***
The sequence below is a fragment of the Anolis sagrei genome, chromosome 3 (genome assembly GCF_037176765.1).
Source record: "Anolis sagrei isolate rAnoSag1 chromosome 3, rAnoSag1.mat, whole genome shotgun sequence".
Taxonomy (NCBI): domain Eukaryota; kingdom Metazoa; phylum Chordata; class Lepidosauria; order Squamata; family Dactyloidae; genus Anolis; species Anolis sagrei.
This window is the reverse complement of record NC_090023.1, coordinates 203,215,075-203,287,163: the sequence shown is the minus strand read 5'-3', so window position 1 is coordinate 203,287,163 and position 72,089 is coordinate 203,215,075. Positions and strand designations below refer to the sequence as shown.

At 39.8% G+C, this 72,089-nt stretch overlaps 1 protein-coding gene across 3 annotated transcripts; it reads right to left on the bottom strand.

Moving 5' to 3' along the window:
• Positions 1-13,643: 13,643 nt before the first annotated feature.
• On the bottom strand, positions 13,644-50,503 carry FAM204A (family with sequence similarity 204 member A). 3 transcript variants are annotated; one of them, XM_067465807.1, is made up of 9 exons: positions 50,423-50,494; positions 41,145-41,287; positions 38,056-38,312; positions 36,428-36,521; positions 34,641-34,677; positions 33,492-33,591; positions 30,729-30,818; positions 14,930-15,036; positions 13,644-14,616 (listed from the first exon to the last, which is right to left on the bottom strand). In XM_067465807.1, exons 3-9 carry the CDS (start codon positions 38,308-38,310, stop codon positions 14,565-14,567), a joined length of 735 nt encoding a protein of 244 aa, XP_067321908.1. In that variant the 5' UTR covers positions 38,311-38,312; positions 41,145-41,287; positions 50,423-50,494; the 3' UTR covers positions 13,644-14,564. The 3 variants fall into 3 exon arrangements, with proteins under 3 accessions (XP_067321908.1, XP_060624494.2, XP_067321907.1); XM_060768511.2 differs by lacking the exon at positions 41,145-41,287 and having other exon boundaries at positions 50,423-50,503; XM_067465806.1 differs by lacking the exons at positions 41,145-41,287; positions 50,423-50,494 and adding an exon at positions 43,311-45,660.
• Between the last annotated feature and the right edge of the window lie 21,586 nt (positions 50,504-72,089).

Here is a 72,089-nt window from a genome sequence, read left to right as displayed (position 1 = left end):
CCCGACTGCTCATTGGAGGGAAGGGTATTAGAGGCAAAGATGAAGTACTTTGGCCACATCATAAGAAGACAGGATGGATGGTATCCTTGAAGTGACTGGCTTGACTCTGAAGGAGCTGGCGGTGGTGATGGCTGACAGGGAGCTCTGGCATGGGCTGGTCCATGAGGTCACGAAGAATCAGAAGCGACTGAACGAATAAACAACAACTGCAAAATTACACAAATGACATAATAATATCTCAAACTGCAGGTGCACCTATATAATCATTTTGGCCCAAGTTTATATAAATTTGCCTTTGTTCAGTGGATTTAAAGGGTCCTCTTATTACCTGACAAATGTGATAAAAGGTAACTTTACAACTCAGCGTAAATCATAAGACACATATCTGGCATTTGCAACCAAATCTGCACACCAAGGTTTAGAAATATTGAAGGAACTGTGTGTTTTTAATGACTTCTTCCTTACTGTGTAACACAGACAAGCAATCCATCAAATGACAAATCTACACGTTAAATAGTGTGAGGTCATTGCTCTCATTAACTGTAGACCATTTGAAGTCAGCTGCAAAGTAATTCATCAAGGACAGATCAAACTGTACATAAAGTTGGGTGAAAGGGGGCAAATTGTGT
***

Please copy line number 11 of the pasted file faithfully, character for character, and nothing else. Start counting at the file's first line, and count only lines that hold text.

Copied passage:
CCCGACTGCTCATTGGAGGGAAGGGTATTAGAGGCAAAGATGAAGTACTTTGGCCACATCATAAGAAGACAGGATGGATGGTATCCTTGAAGTGACTGGCTTGACTCTGAAGGAGCTGGCGGTGGTGATGGCTGACAGGGAGCTCTGGCATGGGCTGGTCCATGAGGTCACGAAGAATCAGAAGCGACTGAACGAATAAACAACAACTGCAAAATTACACAAATGACATAATAATATCTCAAACTGCAGGTGCACCTATATAATCATTTTGGCCCAAGTTTATATAAATTTGCCTTTGTTCAGTGGATTTAAAGGGTCCTCTTATTACCTGACAAATGTGATAAAAGGTAACTTTACAACTCAGCGTAAATCATAAGACACATATCTGGCATTTGCAACCAAATCTGCACACCAAGGTTTAGAAATATTGAAGGAACTGTGTGTTTTTAATGACTTCTTCCTTACTGTGTAACACAGACAAGCAATCCATCAAATGACAAATCTACACGTTAAATAGTGTGAGGTCATTGCTCTCATTAACTGTAGACCATTTGAAGTCAGCTGCAAAGTAATTCATCAAGGACAGATCAAACTGTACATAAAGTTGGGTGAAAGGGGGCAAATTGTGT